1. Can a poet’s mentorship exist unawares to mentor and mentee? Must a mentor love all the mentee’s efforts? A mentorship, after all, involves master and apprentice, advice that is passed down, and what I am about to discuss involves players, two poets, who fulfill both roles and wisdom passed one. If this relationship, if we can call it one, isn’t acknowledged at the time, can we name it so after the fact, years, decades later?
2. I’ve been thinking about these questions lately as I look back at mentorships that I have had, or could have enjoyed, if only I were more open to having them.
2a. For a writer to expect mentorships from a poetry teacher, to even envision such a thing happen, requires models. This is true. Witnessing a real, live mentorshop growing up in many ways offers a possibility that it can happen to you as well. Although I have had many excellent teachers in my lifetime, I never thought I could I’ve enjoyed the benefits of having mentor.
3. In Fall 1991, I took my first real poetry workshop led by Michael S. Weaver (now Afaa M. Weaver), paid for with money I had gotten from a product liability settlement when a lawnmover ran over my ankle. I was a nonmatriculated student, admitted, bafflingly, by the same English Department I’d tormented for five years as an undergraduate.
4. Instead of living in Camden, I lived in nearby Haddon Heights, in an apartment with a manchild psychology grad student obsessed with the English band Ultravox and a very large woman with a boyfriend who liked to cross-dress when they were making love upstairs. When I heard those size 15 pumps plunk on the floor, followed shortly by beams buckling, I knew it was time for headphones and poems.
4a. At night I shelved books in the library, looking over my shoulder for a violent ex-girlfriend who, when I moved out, had put my album collection and clothes on the curb. It sounds worse than it was: I lived above an awesome record store and across the street from a place that sold the best panzarottis ever made by mankind.
5. Our class met in the special collections room in Rutgers Camden’s Paul Robeson Library, around a large wooden table upstairs surrounded by books inside glass-enclosed shelves significant to South Jersey’s rich history. As a stand-up comedian said once when visiting our campus, “you can just feel the history seeping through the painted-over cinderblocks.”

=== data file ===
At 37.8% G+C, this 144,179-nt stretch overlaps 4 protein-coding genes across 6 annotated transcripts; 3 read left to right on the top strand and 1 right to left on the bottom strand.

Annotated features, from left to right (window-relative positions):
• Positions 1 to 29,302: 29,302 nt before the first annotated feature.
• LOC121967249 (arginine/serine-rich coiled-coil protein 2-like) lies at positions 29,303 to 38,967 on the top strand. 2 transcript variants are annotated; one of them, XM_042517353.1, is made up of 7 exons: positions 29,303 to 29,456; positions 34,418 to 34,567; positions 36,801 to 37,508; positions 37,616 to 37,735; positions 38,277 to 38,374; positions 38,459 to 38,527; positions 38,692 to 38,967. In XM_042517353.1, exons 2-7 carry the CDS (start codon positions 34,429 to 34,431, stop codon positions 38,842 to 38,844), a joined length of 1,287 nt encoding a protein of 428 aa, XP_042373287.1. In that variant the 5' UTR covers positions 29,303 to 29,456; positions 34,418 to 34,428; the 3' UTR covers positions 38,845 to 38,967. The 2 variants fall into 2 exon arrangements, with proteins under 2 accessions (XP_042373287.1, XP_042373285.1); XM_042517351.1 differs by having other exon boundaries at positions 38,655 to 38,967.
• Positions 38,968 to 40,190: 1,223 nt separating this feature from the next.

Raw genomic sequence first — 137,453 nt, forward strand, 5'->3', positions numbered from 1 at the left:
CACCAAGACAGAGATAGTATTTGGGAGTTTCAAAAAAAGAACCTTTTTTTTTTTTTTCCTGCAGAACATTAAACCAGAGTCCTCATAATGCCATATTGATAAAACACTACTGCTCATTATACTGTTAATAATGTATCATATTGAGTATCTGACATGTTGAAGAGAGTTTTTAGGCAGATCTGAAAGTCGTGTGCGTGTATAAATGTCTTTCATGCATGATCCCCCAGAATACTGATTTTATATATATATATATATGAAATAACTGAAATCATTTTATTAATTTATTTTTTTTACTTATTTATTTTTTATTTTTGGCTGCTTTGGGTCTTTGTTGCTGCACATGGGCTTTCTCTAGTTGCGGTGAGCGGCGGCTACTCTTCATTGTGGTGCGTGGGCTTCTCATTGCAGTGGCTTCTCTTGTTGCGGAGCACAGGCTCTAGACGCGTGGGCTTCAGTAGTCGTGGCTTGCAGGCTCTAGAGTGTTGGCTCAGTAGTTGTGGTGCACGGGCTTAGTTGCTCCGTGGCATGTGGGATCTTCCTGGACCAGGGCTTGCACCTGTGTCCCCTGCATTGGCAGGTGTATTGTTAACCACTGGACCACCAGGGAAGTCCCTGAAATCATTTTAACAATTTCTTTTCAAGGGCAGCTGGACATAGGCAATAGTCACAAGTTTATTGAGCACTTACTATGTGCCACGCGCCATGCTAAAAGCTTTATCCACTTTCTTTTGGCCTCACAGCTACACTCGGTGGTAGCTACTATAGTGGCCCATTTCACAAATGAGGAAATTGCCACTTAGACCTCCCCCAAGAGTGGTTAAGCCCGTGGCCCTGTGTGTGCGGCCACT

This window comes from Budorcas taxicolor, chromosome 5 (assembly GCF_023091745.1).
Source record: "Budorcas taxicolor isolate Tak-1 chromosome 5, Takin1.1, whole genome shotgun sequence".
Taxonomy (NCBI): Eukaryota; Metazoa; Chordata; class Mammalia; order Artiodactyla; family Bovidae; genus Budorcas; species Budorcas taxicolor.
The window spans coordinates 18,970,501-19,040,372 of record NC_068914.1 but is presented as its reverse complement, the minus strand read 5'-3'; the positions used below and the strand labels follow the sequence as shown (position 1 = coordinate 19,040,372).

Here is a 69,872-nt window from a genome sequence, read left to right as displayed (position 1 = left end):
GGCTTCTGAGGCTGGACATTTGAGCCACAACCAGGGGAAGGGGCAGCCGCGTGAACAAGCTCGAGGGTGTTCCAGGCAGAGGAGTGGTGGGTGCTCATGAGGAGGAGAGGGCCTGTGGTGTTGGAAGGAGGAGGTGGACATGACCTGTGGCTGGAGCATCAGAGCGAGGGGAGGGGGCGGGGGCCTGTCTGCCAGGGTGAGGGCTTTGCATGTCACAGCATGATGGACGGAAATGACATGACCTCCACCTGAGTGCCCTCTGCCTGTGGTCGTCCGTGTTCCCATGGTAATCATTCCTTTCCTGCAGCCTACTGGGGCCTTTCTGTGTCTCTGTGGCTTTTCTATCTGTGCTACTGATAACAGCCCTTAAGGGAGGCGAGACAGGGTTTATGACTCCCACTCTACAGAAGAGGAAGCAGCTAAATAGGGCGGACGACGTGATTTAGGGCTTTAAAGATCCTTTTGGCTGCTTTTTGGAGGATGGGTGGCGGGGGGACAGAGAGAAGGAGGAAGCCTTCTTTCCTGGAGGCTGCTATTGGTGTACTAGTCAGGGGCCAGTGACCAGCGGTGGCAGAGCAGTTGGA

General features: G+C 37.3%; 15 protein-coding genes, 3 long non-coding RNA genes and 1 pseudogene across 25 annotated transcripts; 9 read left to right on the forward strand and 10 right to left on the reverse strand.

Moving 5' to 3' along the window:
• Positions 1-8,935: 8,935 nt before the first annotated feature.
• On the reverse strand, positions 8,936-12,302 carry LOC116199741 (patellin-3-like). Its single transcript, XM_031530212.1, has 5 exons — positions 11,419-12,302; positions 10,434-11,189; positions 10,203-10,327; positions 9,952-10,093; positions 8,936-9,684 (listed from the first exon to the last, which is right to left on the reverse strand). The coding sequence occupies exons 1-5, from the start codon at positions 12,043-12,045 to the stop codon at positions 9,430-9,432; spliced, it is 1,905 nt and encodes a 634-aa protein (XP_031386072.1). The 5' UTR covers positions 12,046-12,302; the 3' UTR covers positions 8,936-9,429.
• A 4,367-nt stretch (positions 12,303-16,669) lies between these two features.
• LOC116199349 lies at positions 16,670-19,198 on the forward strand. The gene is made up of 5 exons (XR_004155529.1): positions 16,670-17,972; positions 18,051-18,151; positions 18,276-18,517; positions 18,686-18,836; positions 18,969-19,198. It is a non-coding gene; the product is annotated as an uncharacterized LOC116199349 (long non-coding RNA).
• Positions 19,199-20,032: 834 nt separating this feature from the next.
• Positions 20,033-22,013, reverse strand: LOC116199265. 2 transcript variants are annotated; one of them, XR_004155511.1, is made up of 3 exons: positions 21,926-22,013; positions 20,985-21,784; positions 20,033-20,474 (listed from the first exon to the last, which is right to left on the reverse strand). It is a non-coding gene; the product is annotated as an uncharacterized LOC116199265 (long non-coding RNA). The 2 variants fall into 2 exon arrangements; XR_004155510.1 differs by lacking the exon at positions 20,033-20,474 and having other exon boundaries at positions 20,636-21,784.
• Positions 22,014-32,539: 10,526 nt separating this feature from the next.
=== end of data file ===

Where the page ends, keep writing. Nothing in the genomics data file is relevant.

6. All that didn’t matter. Sitting there, I felt like I had made it to The Show. The Poetry Show. I was chomping on the bit to write poems, real poems: not apprentice work or mere exercises for class, but poems I would have written anyway, poems for the ages.
7. God I was serious. I read T.S. Eliot’s essay “Tradition and the Individual Talent” on a monthly basis, pondering over statements like “The emotion of art is impersonal” and the indispensability of history and tradition “to anyone who would continue to be a poet beyond his twenty-fifth year,” an age I was approaching. The papers, cringe-worthy in their dudgeon and formality, were supposed to cover “prosody,” and even though I had looked the term up, I hardly mentioned the “science and study of poetic meters and versification,” choosing to focus instead on my own struggles to Find My Own Voice. Which is pretty much what I’m still doing, as I think of it.
8. I see now that Eliot was doing some pretty entry-level straw man shit, right from the beginning. “In English writing we seldom speak of tradition,” he writes, “though we occasionally apply its name in deploring its absence.” Of course now I can question if we ever seldom spoke of tradition, but since T.S. Fucking Eliot was saying it, I took it all as bible-truth.
8a. “When I write now,” I wrote in a paper from that semester, “I try to make sure I’m not stepping on my traditions’ toes too much.” Reading other people’s poetry “comes in handy” when writing one’s own poetry, I was proud to point out. “A critical understanding of my aesthetics dictate that suggesting changes in someone else’s lines aren’t really suggesting changes in someone else’s lines, but a way of breaking the critical ice with another poet.” I was great at parties.
9. There were 23 students, huge for a graduate class. I didn’t care. I wanted to be the star of the class. I was a 22-year-old English grad and felt like I was running out of time.